The Elizabeth Galloway Academy of Fashion has their annual fashion show in two weeks. Willow-Ruby van der Berg spoke to a few of final-year designers in BA (Fashion) about their designs and excitement for this evening.
Elizabeth Galloway has been around since the 90s. Yet, every year their annual fashion show is one for the books and the perfect example for why “local is always best”. This year the fashion show is taking place on 24 August at the Protea Hotel in Stellenbosch’s Techno Park. The event starts at 19:00.
The academy now affords designers an opportunity to get a full degree in fashion, and not only a diploma as in the past. “We are Elizabeth Galloway’s first degree year to graduate, so that is very exciting,” said Lerieze Erasmus. This is the night where the blood, sweat and tears of all the designers at the academy finally pays off and where the public can get an idea of the best looks for the future of fashion in South Africa.
“We started the design process at the end of last year, so I think we are all quite tired at this point, but extremely excited! We started the process with design ideas, then moved on to pattern-making, then mocks, then prototypes and only then final garments. It is extremely rewarding to see everything coming together now. Especially since it is our first time having complete free reign with what we want to do (we usually adhere to a brief). So our ranges all speak very true to our personal styles,” said Jordyn Morley.
It is in the final year that the designers in the academy really get a chance to have the freedom to build up a collection from scratch. “Each third year designer could choose between self-expression and client range for the show. Self-expression is more free and you can do anything you want. Client range is more specific and you have to choose a fashion brand to work with. I chose to do client range, because I want to go into kids wear and I am working with Keedo. I still had a lot of freedom and could do what I wanted and envisioned, I just had to meet with Keedo and discuss my ideas and designs with them. My theme is very earthy and organic. I drew inspiration from nature, but also from children and how we need to preserve the earth for our children and future generations,” said Erasmus.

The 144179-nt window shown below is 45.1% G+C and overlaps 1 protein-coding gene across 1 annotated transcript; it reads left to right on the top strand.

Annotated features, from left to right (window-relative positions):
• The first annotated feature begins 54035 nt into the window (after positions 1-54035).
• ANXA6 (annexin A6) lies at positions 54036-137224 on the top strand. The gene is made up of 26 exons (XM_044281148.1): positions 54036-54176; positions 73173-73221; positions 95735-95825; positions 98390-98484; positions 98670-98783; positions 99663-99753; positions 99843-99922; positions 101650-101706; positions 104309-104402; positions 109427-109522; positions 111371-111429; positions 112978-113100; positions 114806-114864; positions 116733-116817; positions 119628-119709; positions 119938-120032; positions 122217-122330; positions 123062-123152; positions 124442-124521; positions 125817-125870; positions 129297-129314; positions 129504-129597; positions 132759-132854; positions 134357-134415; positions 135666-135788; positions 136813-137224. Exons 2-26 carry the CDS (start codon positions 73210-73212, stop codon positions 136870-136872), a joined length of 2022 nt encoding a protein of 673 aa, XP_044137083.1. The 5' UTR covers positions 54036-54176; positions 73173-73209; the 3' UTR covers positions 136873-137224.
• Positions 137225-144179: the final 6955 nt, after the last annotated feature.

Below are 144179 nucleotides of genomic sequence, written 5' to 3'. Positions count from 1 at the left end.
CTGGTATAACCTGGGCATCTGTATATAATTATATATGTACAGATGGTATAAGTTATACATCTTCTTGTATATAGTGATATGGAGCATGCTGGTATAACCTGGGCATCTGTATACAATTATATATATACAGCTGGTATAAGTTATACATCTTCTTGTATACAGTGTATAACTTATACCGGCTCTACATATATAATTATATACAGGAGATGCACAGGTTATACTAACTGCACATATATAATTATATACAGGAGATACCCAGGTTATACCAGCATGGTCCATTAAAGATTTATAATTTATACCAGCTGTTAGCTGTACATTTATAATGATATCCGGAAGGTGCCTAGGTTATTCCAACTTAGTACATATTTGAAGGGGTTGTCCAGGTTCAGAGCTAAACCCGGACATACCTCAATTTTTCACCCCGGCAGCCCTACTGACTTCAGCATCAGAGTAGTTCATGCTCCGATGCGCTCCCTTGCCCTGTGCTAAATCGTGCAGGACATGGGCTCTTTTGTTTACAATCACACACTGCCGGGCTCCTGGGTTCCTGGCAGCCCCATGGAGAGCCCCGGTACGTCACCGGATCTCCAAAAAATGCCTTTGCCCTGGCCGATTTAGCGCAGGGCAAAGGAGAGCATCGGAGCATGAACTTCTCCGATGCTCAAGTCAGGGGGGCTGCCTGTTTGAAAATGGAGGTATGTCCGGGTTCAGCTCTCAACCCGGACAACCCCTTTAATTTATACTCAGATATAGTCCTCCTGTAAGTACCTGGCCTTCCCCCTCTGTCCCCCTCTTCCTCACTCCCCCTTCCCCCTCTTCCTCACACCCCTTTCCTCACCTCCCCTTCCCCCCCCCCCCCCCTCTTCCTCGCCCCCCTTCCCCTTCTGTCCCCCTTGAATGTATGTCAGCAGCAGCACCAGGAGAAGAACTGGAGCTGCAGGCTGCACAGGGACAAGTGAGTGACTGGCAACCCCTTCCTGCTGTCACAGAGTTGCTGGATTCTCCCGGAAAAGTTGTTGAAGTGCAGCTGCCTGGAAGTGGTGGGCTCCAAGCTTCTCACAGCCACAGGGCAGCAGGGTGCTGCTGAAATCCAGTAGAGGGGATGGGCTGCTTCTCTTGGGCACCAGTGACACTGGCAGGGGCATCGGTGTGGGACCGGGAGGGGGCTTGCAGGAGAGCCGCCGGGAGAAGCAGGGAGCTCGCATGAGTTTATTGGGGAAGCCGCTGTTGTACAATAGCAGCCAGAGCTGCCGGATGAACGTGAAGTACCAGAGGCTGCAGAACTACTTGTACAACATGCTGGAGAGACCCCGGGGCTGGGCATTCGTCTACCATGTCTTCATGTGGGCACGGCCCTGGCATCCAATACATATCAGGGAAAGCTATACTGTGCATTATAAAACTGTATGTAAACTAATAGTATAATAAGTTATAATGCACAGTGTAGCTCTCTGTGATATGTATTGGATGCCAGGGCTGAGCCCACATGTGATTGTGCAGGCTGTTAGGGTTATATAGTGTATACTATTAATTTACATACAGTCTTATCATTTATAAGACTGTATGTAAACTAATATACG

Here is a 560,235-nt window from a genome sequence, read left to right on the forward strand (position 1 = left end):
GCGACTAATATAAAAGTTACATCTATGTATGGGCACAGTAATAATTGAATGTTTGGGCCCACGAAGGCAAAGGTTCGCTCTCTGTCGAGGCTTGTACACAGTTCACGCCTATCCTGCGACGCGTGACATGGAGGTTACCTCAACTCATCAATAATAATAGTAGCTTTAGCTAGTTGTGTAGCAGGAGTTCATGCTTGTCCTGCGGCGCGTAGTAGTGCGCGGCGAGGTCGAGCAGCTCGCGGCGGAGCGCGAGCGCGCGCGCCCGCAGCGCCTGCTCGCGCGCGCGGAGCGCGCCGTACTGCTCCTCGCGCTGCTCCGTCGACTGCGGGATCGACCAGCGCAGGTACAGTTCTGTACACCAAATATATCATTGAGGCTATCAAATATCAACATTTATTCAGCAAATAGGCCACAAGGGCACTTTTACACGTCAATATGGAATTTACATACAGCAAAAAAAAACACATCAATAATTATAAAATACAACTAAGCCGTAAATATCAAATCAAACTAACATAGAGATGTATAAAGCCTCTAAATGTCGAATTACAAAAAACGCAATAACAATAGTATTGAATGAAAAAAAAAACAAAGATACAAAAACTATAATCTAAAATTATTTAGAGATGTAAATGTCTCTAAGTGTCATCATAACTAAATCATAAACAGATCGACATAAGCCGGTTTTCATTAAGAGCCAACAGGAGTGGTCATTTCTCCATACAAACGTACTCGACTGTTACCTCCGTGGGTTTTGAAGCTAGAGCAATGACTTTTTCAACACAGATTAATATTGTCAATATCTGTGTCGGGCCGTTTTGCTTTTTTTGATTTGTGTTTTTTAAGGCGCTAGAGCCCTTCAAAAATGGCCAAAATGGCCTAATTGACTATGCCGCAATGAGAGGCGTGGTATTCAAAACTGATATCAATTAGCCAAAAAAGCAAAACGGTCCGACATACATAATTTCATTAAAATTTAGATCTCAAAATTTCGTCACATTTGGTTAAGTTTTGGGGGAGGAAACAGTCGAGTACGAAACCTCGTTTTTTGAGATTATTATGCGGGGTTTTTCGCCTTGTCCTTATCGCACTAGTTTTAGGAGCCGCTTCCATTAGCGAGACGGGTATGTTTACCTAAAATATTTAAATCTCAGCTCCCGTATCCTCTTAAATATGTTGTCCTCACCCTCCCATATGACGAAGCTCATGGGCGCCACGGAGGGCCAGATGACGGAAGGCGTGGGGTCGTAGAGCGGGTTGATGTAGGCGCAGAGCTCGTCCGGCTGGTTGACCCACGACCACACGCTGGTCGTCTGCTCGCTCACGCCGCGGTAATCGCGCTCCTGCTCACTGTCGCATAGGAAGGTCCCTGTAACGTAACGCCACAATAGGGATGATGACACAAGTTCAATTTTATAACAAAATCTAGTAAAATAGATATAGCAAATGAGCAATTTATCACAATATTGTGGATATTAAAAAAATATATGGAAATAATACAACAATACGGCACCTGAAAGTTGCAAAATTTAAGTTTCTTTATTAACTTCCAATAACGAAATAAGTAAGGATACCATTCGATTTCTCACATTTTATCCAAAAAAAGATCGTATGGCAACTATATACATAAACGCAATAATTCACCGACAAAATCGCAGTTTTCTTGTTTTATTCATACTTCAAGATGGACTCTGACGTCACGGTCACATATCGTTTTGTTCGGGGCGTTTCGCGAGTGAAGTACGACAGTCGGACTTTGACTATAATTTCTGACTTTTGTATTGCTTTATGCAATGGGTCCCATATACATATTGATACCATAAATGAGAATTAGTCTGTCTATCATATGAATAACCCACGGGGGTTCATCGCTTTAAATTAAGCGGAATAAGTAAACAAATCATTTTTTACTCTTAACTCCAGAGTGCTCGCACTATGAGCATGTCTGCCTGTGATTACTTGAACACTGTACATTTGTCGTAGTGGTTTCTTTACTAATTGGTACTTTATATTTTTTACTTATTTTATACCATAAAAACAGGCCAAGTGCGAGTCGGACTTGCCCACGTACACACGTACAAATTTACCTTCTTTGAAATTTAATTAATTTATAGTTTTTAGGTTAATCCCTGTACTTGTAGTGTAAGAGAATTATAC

Jeanie Schoeman chose to do a self-expression range instead. “I desired to create a range that had loads of significance and emotion. The meaning that could only be unravelled as a storyteller tells a story. My range, Promise, is a small part of who I am. My range showcases the imperfections, textures and unravelled edges in nature,” said Schoeman.
The show makes it very clear that all the designers have different visions and styles in mind. “We have all worked so hard and it’s been a really long process to get everything ready and done for the show. I am really excited to finally see my clothes on the runway and see everything as a whole. I am also looking forward to seeing all of my classmates’ pieces on the runway as you can see everyone’s personalities in their designs,” said Erasmus.
“It is amazing looking around the class and seeing the diversity of colour and style! No one’s ranges are remotely similar, but they are all too cool,” added Morley. “I am most excited for the adrenalin rush 10 seconds before the models go onto the ramp at the fashion show. This is the time when I can see my range coming to life as a whole for the first time. This is when I can give my first sigh of relief that it is done.
“Before that sigh of relief occurs you have to get the correct model into the correct outfit in less than 40 seconds from coming off the ramp to on again. This is always such a blur, and often makes me wonder why people even bungee jump if they can experience the same adrenalin rush backstage of a fashion show?” said Schoeman.